I wanted to invite you to participate in our first ever Wild Rivers Land Trust Photography Contest!
We are thrilled to be working with some local property owners and some of our local photo friends like you, to create an all new program of photographing wildlife along the southern Oregon coast. There are so many possibilities for this and we are hoping you can be our charter group to pave the way!
Hope to hear back from you soon! Feel free to pass this along to some of your other serious photo friends. I should also mention that we have only five properties available so there will be a limit to the number of photographers for this first year.
The Pacific Coast area has only one native azalea which is famous not only for its fragrance and beauty, but also as being very difficult to grow.
Unlike our native rhododendron R. macrophyllum, R. occidentale is considered to be an azalea or azaleadendron. Both plants have a tendency to grow in thickets and become fairly tall. Unlike R. macrophyllum, R. occidentale is a deciduous azaleadendron and drops all of its leaves in the winter.
Colorful and fragrant blooms
The fantastic, often fragrant blooms, appear when the leaves emerge. Imagine 6-12 five multicolored florets clustered into trusses measuring up to 5-6 inches wide covering a large shrub.
These florets typically flaunt white, orange, yellow, pink or red, with flares, stripes, blotches, and frilly lobes that are deliciously fragrant.
The flower and plant diversity reach a peak in the southern Oregon/northern California region spawning creating several unusual, recognized natural selections. This plant is also unusual because it will grow in serpentine soils (which are more base in pH). They are often used for southern coast restoration projects.
R. occidentale was used to develop fragrance and diversity in many other deciduous hybrid azaleas (such as Exbury hybrids). To see or smell a local example on campus check the southwest corner of Nash; southeast of Gilkey Hall at intersection of sidewalks in late April and May.
Where to look
Look for plants growing on the hillsides along Highway 101 from Newport to southern California. Fragrance will also give their locations away.
While it easily grows here, it will not on the East Coast. No one quite understands why it will not grow well there, especially since the bulk of native azealeas grow there.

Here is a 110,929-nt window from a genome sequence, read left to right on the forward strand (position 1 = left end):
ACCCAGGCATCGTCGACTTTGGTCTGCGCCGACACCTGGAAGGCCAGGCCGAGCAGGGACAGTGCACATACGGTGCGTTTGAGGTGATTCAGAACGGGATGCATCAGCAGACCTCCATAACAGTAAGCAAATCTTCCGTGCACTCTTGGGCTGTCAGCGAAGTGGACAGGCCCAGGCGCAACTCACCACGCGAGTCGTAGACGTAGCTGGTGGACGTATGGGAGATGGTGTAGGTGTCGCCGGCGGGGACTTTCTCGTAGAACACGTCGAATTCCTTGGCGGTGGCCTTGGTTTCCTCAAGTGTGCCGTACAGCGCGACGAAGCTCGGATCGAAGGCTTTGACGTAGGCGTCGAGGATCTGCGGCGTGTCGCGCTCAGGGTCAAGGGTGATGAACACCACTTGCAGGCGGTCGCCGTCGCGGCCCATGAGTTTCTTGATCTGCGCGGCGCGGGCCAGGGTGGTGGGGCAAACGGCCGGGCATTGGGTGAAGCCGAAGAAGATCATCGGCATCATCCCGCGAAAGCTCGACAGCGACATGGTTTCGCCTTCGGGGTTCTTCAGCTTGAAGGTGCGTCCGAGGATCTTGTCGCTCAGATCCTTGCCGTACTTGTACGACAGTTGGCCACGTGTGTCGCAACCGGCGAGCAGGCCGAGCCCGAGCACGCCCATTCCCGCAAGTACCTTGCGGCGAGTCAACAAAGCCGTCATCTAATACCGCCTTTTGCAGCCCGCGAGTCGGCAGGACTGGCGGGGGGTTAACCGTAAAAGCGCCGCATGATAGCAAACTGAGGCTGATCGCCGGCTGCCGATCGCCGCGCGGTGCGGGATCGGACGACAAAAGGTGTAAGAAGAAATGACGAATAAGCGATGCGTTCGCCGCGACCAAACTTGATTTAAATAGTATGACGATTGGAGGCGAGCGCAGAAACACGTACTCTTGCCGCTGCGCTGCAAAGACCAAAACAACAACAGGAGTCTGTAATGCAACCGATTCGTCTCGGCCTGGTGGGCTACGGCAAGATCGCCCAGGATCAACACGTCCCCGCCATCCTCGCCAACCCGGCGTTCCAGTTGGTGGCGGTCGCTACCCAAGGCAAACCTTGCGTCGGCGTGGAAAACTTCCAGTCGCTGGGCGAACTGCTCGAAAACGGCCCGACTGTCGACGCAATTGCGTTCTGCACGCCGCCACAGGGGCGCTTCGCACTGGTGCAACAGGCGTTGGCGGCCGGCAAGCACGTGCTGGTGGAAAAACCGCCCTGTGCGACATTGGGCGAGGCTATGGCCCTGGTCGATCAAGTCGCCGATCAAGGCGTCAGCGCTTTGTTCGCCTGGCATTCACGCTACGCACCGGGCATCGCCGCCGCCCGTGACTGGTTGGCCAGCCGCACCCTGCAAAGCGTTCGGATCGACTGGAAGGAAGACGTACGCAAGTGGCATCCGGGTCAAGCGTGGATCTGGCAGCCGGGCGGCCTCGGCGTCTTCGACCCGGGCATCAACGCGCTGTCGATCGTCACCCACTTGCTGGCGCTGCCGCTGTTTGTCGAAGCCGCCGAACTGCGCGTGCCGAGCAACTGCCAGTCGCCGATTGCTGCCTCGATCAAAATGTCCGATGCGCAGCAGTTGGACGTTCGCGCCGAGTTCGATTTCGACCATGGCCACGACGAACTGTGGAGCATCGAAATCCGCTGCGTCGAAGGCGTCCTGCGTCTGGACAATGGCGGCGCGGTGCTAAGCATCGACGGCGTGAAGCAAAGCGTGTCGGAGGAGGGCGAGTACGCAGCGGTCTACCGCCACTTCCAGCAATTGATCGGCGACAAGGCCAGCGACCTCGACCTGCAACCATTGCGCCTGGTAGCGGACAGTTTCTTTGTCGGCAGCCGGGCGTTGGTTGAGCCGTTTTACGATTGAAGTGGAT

Brookings, just north of this area in Oregon, features an annual Azalea festival. Check out occidentale at the Brookings City Park May 22-25, 2020. The festival includes many activities such as art shows, plant sales, seafood feeds, cruise ins, breweries, much and more! (see http://azaleafestivalbrookings.com/ )
The evergreen huckleberry is a one of many evergreen shrubs native to Pacific coastal forests.
Huckleberries were first noted by Captain Lewis at Oregon’s Fort Clatsop in 1806. The plant was brought into cultivation by David Douglas in 1826.
This shrub can grow to 12 feet or more in the shade, sometimes a bit erratic growth spikes. It, like other berries in the vaccinium family, like acidic soil. The huckleberry tolerates salt spray and strong winds.
In the spring, branches are covered with clusters of small, pinkish-white bell-shaped flowers which yield tiny blue-black fruit in late summer.
Flowers attract bees, birds, and butterflies. Berries are eaten by songbirds, mammals, and humans.
Like its most well-known relative, the common blueberry, huckleberries contain high concentrations of antioxidants and were favored by native populations.
Today, they are frequently eaten raw and used to make pies, jams, jellies, syrups, and wine.
Phone: 541-347-5665 office
Associate Professor - Tourism and Business Development
College of Forest Ecosystems & Society
Oregon State University Extension - Oregon Sea Grant
Office: Coos Bay, Oregon
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